20.2 Jazz - A New Production Cluster

20.2 Jazz—A New Production Cluster

In 2002, Argonne determined that the Laboratory had a need for a production computing facility that would support the computing needs of scientists and engineers around the Lab. The Lab's Computational Science Advisory Committee discussed and studied the situation in detail and determined that a Linux cluster would be the appropriate way to satisfy the majority of the Lab's scientific computing requirements. Unlike Chiba City, which was limited to computer scientists and collaborators, this new cluster would be available to anyone at the Lab.

Thus, in October, we installed "Jazz," a 350-node Linux cluster purchased from Linux NetworX. Jazz achieved just over a teraflop on sustained Linpack benchmarks, putting it in the top 50 of the world's fastest supercomputers (or at least those that had been registered on the list). Although our goal had only been to install a cost-effective and efficient mid-range computer, it was interesting to see what it took to land towards the top of the top 500 list. A far more interesting fact was that we had a lot of company. The entire list, including the upper echelon, was loaded with clusters running Linux. Since we had installed Chiba City a mere three years earlier, the world of high-end computing had bought into (or been consumed by) Linux clusters in a serious way.

20.2.1 Different Worlds

While our plans for Jazz were built on our experience with Chiba City, we found that designing, installing, and running Jazz was quite different for a number of reasons.

First, the entire field of cluster computing on Linux had matured substantially. It was now possible to go to many different vendors and request some flavor of Linux cluster without first explaining what Linux was, why we wanted it, and how clusters worked. Vendors had experience with installing clusters. They had custom software suites, often built on open-source tools, for managing clusters.

That said, we found that buying a Linux cluster was still more complicated than buying an IBM SP or an SGI Origin 2000 simply because of the range of choices in hardware, interconnect, storage and software. One might say that buying an established supercomputer is a lot like buying a condo—you don't have any choice about where the walls go, but you choose your own furniture. In contrast, buying a Linux cluster today is like buying a house that hasn't been built yet. You sit down with the blueprints and the architect and discuss where to put toilets and whether or not to have a fourth bedroom.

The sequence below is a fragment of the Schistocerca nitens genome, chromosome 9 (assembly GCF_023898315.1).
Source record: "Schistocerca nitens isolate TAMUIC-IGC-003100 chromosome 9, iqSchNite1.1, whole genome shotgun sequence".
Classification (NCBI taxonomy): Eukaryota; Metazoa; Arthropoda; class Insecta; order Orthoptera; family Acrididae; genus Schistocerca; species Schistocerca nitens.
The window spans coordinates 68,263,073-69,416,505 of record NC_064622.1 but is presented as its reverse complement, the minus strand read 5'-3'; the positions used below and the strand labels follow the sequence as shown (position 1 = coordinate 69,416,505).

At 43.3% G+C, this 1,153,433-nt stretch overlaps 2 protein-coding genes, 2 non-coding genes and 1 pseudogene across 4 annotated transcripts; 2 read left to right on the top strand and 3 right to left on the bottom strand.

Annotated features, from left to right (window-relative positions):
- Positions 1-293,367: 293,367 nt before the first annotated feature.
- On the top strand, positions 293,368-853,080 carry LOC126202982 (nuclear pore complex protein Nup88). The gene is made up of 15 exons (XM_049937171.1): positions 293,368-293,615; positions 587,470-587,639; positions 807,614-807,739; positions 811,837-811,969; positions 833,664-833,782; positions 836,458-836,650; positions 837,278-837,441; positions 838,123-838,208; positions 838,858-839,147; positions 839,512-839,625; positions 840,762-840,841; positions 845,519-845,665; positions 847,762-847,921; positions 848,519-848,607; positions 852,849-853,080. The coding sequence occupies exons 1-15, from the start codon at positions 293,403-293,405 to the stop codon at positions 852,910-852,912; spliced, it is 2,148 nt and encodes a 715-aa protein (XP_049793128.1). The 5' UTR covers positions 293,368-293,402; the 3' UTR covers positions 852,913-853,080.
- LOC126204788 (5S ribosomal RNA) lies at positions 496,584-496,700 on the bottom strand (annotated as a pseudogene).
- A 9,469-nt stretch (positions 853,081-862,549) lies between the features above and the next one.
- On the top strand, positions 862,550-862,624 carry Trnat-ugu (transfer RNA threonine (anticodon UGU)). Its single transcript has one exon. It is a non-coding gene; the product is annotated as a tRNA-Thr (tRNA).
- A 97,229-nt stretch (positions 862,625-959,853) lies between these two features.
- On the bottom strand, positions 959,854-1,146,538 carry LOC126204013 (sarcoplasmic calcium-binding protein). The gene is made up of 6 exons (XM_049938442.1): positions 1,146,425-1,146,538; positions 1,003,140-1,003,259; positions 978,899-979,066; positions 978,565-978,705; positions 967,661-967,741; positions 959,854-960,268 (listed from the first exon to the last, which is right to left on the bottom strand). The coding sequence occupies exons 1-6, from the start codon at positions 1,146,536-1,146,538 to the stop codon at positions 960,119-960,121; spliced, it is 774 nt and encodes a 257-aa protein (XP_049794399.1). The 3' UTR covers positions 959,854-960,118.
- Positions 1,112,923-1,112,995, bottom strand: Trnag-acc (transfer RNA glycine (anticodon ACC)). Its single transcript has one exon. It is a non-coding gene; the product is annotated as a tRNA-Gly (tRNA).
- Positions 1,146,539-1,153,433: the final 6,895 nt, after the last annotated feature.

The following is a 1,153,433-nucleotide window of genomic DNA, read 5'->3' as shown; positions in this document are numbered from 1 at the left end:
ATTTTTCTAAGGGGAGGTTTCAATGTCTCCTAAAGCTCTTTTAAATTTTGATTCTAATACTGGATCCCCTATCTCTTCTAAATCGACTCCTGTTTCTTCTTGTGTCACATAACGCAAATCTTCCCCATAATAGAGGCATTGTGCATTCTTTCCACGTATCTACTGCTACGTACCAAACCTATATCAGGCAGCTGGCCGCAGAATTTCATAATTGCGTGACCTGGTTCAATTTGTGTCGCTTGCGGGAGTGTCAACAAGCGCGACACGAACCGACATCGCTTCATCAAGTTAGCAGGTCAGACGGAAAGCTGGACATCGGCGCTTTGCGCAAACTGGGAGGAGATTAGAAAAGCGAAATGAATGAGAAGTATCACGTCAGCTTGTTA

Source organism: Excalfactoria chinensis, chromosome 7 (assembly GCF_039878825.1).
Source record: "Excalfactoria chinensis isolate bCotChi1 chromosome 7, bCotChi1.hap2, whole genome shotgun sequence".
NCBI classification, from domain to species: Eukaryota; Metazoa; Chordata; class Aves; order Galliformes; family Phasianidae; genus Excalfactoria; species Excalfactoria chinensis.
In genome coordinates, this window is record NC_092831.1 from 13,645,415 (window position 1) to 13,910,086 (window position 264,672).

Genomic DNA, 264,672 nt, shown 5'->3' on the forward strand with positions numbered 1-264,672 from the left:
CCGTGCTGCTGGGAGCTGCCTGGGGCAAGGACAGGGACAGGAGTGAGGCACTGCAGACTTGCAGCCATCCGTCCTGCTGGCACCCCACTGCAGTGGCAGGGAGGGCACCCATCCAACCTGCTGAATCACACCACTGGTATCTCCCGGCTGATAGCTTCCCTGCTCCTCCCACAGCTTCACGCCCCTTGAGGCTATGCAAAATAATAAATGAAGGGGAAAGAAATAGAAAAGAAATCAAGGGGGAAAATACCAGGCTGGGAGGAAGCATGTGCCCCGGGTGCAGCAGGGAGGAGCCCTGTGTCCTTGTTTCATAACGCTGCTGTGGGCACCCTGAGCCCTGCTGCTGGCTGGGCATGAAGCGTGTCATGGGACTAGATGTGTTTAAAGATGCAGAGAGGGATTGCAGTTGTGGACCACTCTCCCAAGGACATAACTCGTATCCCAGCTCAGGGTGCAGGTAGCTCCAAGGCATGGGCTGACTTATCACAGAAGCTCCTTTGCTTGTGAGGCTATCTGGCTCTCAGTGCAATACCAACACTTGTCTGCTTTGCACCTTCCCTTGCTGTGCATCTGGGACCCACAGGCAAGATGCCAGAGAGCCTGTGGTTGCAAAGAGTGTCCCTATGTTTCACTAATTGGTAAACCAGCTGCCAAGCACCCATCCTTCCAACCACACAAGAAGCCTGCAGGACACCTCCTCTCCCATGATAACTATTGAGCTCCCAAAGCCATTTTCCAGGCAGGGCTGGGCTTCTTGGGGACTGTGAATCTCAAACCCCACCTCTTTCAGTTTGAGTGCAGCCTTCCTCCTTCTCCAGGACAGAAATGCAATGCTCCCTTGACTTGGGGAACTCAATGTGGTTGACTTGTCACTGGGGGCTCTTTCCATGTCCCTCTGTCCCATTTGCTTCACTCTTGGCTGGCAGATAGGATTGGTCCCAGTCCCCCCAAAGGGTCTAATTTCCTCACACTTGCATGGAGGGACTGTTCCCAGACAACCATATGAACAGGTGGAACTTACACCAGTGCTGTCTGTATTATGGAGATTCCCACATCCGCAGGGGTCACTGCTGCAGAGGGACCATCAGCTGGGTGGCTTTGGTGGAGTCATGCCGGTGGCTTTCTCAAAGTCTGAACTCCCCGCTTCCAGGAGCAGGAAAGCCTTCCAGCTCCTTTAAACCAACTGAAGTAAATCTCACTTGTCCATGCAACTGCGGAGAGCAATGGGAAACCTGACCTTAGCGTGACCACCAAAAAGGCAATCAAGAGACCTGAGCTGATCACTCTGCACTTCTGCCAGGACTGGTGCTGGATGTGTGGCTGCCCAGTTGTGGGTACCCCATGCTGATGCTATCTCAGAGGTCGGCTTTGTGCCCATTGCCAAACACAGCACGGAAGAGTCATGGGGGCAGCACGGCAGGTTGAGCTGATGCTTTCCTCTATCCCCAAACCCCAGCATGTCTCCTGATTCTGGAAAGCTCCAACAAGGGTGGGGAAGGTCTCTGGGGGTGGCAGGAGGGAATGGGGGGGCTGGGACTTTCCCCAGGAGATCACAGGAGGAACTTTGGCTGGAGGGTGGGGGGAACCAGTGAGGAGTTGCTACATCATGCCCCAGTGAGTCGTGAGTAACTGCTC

A second reason that the experience was different was simply because the hardware had changed substantially in three years. Rather than looking at 500 MHz Pentium IIIs in a 2U case, we were looking at 2.4 GH Pentium IVs in a sub-1U case. This, of course, is something we've all grown to expect, but it's still entertaining. While the impact of Moore's Law is one of the main economic forces behind the technology industry, one could still make an argument that it's always better to delay your purchase by six months, when everything will be faster and cheaper.

Finally, and perhaps most importantly, Jazz was different then Chiba City because it was built for a different purpose.

20.2.2 Mission and Design

Jazz was designed from the outset to support serious production computing for a wide-range of users, namely the Argonne scientific computing community. Argonne is somewhat like a university campus in that it is divided into departments (or divisions, in Argonne's case) that operate relatively independently. For example, there's a chemistry division, a physics division, and a lot of engineering divisions. Overall there are over thirty different divisions at Argonne, and Jazz was meant to be a technical computing resource for all of them.

Therefore, unlike Chiba City, Jazz was meant to be a "production" resource. It needed to perform well on a mix of code. It needed to be stable. We needed to make sure we had a happy user community, so we had to be helpful, answer questions, solve problems, and not crash the machine by trying out the latest Linux kernel to check out cool new features.

The need to be a production facility impacted the design in a number of ways:

  • As part of the initial planning, we carried out a lot of benchmarks and testing on available systems using code that we expected to use on the system. We verified what we already knew—in most cases, application performance was directly related to the performance of the memory system. Anything that could be done to avoid memory bottlenecks and speed up memory was likely to be worth it. As a result, we decided to use nodes with just one CPU—the last thing we needed were multiple CPUs fighting over the memory bus, even if the price/performance ratio looked better on multiple CPU systems. We also decided to go with the best memory technology that we could afford. Benchmarks with Rambus were much better than the same tests with slower memory.

  • We also knew from a survey of the application community that many of the applications were bound by the size of physical memory on a node. Thus we needed to try to maximize the amount of memory within budget constraints.